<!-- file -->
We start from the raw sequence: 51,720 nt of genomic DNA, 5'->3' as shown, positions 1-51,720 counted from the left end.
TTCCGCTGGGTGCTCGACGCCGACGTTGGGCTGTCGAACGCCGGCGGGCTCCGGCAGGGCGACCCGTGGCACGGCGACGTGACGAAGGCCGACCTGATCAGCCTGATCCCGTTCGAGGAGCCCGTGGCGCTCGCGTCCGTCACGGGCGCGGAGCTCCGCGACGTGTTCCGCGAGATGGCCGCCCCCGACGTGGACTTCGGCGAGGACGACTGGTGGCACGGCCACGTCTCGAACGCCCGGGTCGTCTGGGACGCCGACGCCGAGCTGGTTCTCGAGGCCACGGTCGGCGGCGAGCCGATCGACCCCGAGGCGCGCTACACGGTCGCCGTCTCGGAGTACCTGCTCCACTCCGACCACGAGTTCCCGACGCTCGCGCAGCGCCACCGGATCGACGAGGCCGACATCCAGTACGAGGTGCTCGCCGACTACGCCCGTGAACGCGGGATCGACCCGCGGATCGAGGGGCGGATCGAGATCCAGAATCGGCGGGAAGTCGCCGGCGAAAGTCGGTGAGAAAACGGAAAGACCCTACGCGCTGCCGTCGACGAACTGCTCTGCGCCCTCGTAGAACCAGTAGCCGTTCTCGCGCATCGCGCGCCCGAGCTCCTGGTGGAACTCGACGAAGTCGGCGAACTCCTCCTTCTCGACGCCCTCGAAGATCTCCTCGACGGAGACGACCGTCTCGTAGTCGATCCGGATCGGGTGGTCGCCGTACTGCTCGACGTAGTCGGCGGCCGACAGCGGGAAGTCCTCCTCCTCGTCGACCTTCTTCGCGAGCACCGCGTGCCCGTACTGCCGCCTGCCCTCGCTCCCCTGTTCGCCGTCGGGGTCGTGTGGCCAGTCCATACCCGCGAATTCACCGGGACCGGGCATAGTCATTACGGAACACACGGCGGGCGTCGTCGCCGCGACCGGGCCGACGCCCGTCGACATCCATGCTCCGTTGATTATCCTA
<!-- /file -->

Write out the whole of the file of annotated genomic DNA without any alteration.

We start from the raw sequence: 51,720 nt of genomic DNA, 5'->3' as shown, positions 1-51,720 counted from the left end.
TTCCGCTGGGTGCTCGACGCCGACGTTGGGCTGTCGAACGCCGGCGGGCTCCGGCAGGGCGACCCGTGGCACGGCGACGTGACGAAGGCCGACCTGATCAGCCTGATCCCGTTCGAGGAGCCCGTGGCGCTCGCGTCCGTCACGGGCGCGGAGCTCCGCGACGTGTTCCGCGAGATGGCCGCCCCCGACGTGGACTTCGGCGAGGACGACTGGTGGCACGGCCACGTCTCGAACGCCCGGGTCGTCTGGGACGCCGACGCCGAGCTGGTTCTCGAGGCCACGGTCGGCGGCGAGCCGATCGACCCCGAGGCGCGCTACACGGTCGCCGTCTCGGAGTACCTGCTCCACTCCGACCACGAGTTCCCGACGCTCGCGCAGCGCCACCGGATCGACGAGGCCGACATCCAGTACGAGGTGCTCGCCGACTACGCCCGTGAACGCGGGATCGACCCGCGGATCGAGGGGCGGATCGAGATCCAGAATCGGCGGGAAGTCGCCGGCGAAAGTCGGTGAGAAAACGGAAAGACCCTACGCGCTGCCGTCGACGAACTGCTCTGCGCCCTCGTAGAACCAGTAGCCGTTCTCGCGCATCGCGCGCCCGAGCTCCTGGTGGAACTCGACGAAGTCGGCGAACTCCTCCTTCTCGACGCCCTCGAAGATCTCCTCGACGGAGACGACCGTCTCGTAGTCGATCCGGATCGGGTGGTCGCCGTACTGCTCGACGTAGTCGGCGGCCGACAGCGGGAAGTCCTCCTCCTCGTCGACCTTCTTCGCGAGCACCGCGTGCCCGTACTGCCGCCTGCCCTCGCTCCCCTGTTCGCCGTCGGGGTCGTGTGGCCAGTCCATACCCGCGAATTCACCGGGACCGGGCATAGTCATTACGGAACACACGGCGGGCGTCGTCGCCGCGACCGGGCCGACGCCCGTCGACATCCATGCTCCGTTGATTATCCTA